Texas students react to doxxing threats against conservatives on campus

Conservatives faced doxxing threats on a Texas college campus in June and it prompted Campus Reform's Cabot Phillips to ask students there about the issue.

“[Doxxing is] absolutely a growing trend and it was encouraging to see most students come out and admit [that] doxxing is wrong regardless of the purpose,” Phillips told “Fox & Friends.”

“Sadly it is becoming more and more common.”

An Austin, Texas student group threatened incoming freshmen at the University of Texas that it would post their public information if they joined a conservative club on campus. Doxxing is a slang term referring to the disclosure online of someone's personal information.

The Autonomous Student Network, which was previously suspended from Twitter for doxxing supporters of Supreme Court Justice Brett Kavanaugh during the nomination process, threatened similar action against freshmen who joined groups like the Young Conservatives of Texas or Turning Point USA.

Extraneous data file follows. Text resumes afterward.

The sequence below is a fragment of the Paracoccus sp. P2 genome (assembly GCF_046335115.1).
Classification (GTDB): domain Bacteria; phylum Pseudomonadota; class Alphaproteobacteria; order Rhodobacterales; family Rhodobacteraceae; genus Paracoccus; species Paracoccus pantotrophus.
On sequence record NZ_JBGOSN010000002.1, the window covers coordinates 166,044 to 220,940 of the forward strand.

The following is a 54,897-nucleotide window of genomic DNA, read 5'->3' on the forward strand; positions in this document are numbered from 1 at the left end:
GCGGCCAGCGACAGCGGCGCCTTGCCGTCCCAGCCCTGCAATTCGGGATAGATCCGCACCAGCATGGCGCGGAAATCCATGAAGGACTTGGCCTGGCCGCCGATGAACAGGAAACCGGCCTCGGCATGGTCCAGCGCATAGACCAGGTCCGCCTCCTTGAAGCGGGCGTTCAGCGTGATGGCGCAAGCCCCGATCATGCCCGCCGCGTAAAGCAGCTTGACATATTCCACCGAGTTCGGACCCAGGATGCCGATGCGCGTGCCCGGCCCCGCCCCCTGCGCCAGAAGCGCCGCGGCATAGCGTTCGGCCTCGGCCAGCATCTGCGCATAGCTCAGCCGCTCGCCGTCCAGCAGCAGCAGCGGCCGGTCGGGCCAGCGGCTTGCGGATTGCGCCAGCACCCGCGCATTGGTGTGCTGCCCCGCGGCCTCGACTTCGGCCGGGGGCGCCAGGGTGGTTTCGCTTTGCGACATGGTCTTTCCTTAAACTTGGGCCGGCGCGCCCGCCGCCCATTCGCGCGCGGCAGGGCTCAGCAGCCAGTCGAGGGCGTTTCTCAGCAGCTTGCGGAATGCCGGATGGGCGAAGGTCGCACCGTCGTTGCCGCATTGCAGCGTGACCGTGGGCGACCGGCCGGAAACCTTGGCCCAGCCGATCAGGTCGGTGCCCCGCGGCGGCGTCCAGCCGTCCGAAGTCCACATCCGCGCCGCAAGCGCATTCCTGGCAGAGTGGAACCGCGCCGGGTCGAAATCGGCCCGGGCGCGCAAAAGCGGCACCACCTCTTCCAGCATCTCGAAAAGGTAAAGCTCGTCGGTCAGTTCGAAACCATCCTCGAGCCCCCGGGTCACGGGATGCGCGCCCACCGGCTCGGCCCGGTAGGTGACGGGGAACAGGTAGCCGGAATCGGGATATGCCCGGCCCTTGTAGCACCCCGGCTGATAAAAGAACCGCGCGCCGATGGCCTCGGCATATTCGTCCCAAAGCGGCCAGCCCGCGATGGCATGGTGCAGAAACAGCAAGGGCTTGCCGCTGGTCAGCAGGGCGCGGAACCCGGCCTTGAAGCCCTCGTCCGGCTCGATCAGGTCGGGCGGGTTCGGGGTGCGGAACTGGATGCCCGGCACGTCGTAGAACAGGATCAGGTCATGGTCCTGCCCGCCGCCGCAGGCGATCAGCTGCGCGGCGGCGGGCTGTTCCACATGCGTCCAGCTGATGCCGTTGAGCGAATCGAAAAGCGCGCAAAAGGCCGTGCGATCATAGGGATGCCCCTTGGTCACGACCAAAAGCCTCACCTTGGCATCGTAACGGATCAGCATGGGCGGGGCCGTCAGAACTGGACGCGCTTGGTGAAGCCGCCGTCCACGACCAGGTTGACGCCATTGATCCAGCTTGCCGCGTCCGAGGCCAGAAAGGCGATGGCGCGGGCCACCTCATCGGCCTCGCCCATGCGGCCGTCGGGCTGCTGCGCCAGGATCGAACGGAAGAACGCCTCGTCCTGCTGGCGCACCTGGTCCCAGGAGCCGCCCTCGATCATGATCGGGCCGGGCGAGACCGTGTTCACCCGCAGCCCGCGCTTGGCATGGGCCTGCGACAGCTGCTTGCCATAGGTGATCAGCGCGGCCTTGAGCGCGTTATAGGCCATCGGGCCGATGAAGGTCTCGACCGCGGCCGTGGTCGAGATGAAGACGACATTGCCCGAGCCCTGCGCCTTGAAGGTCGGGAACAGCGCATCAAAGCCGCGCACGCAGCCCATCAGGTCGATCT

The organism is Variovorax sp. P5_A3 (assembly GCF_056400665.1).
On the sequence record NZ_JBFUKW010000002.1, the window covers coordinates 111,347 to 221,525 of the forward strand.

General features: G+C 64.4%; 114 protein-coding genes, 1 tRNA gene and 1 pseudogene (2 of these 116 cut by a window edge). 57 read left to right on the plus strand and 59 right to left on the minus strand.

CONSERVATIVE STUDENTS THREATENED WITH DOXXING AT TEXAS COLLEGE

"Hey #UT23! Do you wanna be famous?" the self-described "antifascist" account tweeted. "If you join YCT or Turning Point USA, you just might be. Your name and more could end up on an article...So be sure to make smart choices at #UTOreientation."

The previous articles featured photos of conservative student leaders--along with personal information about them, including phone numbers and email addresses--labeling them as "dangerous" and accusing them of "harassing professors, infiltrating student groups, and rigging student elections."

Phillips went to the campus during its freshman orientation to get the students' reactions to the threat.

A student told Phillips, “I’m not conservative, I’m actually quite liberal but I don’t think that’s cool.”

Another student said: “I mean this is a great school, you should be able to express your views as a whole whether you’re conservative or super liberal."

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Phillips also said that students with unpopular opinions need to feel protected on campuses that have “little ideological diversity.”

"We need to come together as a country and as universities and make sure we shut this down," he said, applauding the University of Texas for moving swiftly to work with the state's attorney general on the threats.